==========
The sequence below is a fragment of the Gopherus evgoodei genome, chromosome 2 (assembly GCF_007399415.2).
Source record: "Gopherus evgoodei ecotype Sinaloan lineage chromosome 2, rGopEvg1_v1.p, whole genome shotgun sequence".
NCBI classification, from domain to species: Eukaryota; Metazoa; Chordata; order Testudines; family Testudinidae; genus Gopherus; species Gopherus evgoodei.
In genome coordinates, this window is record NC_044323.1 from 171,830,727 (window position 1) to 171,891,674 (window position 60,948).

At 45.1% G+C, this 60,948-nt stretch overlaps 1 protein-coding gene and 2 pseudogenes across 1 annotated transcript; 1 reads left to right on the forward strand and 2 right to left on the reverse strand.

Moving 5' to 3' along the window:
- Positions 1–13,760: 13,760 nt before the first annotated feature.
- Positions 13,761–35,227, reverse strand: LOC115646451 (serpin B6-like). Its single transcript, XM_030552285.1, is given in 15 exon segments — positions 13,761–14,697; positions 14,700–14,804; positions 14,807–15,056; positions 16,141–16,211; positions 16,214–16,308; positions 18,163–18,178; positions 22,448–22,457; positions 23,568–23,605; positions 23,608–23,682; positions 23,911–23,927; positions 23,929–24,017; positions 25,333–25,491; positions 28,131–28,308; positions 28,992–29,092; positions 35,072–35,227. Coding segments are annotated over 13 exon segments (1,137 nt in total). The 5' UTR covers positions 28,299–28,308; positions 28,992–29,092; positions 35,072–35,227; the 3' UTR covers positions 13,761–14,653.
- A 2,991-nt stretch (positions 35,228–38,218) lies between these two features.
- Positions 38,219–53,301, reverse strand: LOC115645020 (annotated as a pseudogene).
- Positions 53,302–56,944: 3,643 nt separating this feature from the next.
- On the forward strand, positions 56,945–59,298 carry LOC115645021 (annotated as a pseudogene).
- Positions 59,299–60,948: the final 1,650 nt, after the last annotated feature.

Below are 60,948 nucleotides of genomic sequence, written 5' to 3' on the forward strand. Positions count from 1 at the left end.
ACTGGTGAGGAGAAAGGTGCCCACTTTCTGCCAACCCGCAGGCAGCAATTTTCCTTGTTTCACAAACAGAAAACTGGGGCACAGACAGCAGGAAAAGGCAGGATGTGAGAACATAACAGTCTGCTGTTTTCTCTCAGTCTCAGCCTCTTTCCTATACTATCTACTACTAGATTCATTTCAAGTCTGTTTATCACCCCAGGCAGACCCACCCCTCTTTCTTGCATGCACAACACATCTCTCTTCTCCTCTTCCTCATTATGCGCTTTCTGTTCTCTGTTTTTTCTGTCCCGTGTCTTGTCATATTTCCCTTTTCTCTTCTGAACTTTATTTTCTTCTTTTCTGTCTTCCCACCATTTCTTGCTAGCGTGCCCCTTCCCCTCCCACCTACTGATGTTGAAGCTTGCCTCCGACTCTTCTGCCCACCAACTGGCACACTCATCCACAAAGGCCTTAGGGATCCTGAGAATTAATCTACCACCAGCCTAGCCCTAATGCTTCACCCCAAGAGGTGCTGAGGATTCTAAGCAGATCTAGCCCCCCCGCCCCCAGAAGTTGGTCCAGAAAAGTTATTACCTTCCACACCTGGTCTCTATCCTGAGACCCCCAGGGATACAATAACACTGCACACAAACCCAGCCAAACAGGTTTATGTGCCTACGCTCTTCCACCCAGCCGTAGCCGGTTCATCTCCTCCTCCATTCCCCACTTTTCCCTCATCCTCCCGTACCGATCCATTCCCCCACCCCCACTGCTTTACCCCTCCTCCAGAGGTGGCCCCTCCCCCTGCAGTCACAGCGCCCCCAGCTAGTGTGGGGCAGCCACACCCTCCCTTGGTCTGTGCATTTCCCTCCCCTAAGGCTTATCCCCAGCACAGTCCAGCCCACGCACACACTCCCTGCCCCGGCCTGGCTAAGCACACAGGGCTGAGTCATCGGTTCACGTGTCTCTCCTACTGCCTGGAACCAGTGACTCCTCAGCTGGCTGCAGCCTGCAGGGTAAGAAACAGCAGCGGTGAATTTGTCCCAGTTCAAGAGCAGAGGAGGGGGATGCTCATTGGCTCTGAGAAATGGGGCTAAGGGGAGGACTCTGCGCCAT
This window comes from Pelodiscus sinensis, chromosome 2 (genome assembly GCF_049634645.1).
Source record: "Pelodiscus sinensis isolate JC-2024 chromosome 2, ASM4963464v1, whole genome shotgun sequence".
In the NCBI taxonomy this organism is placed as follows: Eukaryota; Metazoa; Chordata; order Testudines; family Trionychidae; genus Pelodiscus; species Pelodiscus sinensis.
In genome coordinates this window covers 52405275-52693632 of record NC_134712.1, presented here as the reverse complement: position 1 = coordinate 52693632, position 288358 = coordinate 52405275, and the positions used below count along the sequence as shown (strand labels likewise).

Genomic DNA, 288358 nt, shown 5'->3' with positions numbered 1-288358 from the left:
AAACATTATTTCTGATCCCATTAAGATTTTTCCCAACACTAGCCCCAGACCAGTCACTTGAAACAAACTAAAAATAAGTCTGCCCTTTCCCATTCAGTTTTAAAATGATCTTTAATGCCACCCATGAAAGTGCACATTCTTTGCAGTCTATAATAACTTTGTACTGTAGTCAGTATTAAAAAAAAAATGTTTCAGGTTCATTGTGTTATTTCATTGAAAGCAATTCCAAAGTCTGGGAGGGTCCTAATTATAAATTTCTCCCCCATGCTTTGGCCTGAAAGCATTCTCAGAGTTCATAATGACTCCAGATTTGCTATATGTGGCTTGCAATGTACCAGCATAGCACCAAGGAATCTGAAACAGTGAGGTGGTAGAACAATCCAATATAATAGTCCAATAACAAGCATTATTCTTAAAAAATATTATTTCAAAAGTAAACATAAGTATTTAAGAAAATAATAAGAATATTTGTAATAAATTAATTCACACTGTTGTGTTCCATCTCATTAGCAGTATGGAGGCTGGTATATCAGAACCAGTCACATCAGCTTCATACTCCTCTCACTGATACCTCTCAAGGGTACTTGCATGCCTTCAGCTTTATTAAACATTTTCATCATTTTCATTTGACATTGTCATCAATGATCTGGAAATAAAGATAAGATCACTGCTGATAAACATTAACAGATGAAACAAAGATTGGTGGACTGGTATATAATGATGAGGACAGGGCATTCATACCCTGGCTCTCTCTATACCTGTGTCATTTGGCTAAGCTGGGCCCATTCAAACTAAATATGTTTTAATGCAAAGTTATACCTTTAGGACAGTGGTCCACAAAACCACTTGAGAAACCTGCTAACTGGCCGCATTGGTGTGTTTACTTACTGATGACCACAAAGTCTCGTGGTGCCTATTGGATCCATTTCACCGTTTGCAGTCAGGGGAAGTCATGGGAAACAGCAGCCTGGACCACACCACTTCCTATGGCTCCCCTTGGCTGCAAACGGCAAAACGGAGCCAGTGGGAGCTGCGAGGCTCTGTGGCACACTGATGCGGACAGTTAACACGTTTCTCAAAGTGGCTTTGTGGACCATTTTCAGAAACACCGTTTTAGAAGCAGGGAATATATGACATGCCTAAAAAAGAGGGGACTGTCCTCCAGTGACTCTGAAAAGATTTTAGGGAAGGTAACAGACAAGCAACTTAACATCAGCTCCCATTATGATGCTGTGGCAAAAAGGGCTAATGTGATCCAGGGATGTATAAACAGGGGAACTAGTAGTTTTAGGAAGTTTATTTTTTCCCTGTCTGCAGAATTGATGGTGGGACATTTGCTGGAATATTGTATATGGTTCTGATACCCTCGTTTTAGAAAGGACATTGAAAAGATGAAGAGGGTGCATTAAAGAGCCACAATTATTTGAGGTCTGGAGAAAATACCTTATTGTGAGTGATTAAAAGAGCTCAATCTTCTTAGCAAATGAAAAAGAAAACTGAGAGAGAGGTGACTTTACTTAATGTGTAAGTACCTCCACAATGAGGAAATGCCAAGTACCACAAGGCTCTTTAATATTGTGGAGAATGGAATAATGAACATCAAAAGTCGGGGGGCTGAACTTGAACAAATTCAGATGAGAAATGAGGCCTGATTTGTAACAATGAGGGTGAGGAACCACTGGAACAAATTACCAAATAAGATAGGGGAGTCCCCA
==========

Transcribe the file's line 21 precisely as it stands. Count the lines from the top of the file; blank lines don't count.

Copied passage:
AAACATTATTTCTGATCCCATTAAGATTTTTCCCAACACTAGCCCCAGACCAGTCACTTGAAACAAACTAAAAATAAGTCTGCCCTTTCCCATTCAGTTTTAAAATGATCTTTAATGCCACCCATGAAAGTGCACATTCTTTGCAGTCTATAATAACTTTGTACTGTAGTCAGTATTAAAAAAAAAATGTTTCAGGTTCATTGTGTTATTTCATTGAAAGCAATTCCAAAGTCTGGGAGGGTCCTAATTATAAATTTCTCCCCCATGCTTTGGCCTGAAAGCATTCTCAGAGTTCATAATGACTCCAGATTTGCTATATGTGGCTTGCAATGTACCAGCATAGCACCAAGGAATCTGAAACAGTGAGGTGGTAGAACAATCCAATATAATAGTCCAATAACAAGCATTATTCTTAAAAAATATTATTTCAAAAGTAAACATAAGTATTTAAGAAAATAATAAGAATATTTGTAATAAATTAATTCACACTGTTGTGTTCCATCTCATTAGCAGTATGGAGGCTGGTATATCAGAACCAGTCACATCAGCTTCATACTCCTCTCACTGATACCTCTCAAGGGTACTTGCATGCCTTCAGCTTTATTAAACATTTTCATCATTTTCATTTGACATTGTCATCAATGATCTGGAAATAAAGATAAGATCACTGCTGATAAACATTAACAGATGAAACAAAGATTGGTGGACTGGTATATAATGATGAGGACAGGGCATTCATACCCTGGCTCTCTCTATACCTGTGTCATTTGGCTAAGCTGGGCCCATTCAAACTAAATATGTTTTAATGCAAAGTTATACCTTTAGGACAGTGGTCCACAAAACCACTTGAGAAACCTGCTAACTGGCCGCATTGGTGTGTTTACTTACTGATGACCACAAAGTCTCGTGGTGCCTATTGGATCCATTTCACCGTTTGCAGTCAGGGGAAGTCATGGGAAACAGCAGCCTGGACCACACCACTTCCTATGGCTCCCCTTGGCTGCAAACGGCAAAACGGAGCCAGTGGGAGCTGCGAGGCTCTGTGGCACACTGATGCGGACAGTTAACACGTTTCTCAAAGTGGCTTTGTGGACCATTTTCAGAAACACCGTTTTAGAAGCAGGGAATATATGACATGCCTAAAAAAGAGGGGACTGTCCTCCAGTGACTCTGAAAAGATTTTAGGGAAGGTAACAGACAAGCAACTTAACATCAGCTCCCATTATGATGCTGTGGCAAAAAGGGCTAATGTGATCCAGGGATGTATAAACAGGGGAACTAGTAGTTTTAGGAAGTTTATTTTTTCCCTGTCTGCAGAATTGATGGTGGGACATTTGCTGGAATATTGTATATGGTTCTGATACCCTCGTTTTAGAAAGGACATTGAAAAGATGAAGAGGGTGCATTAAAGAGCCACAATTATTTGAGGTCTGGAGAAAATACCTTATTGTGAGTGATTAAAAGAGCTCAATCTTCTTAGCAAATGAAAAAGAAAACTGAGAGAGAGGTGACTTTACTTAATGTGTAAGTACCTCCACAATGAGGAAATGCCAAGTACCACAAGGCTCTTTAATATTGTGGAGAATGGAATAATGAACATCAAAAGTCGGGGGGCTGAACTTGAACAAATTCAGATGAGAAATGAGGCCTGATTTGTAACAATGAGGGTGAGGAACCACTGGAACAAATTACCAAATAAGATAGGGGAGTCCCCA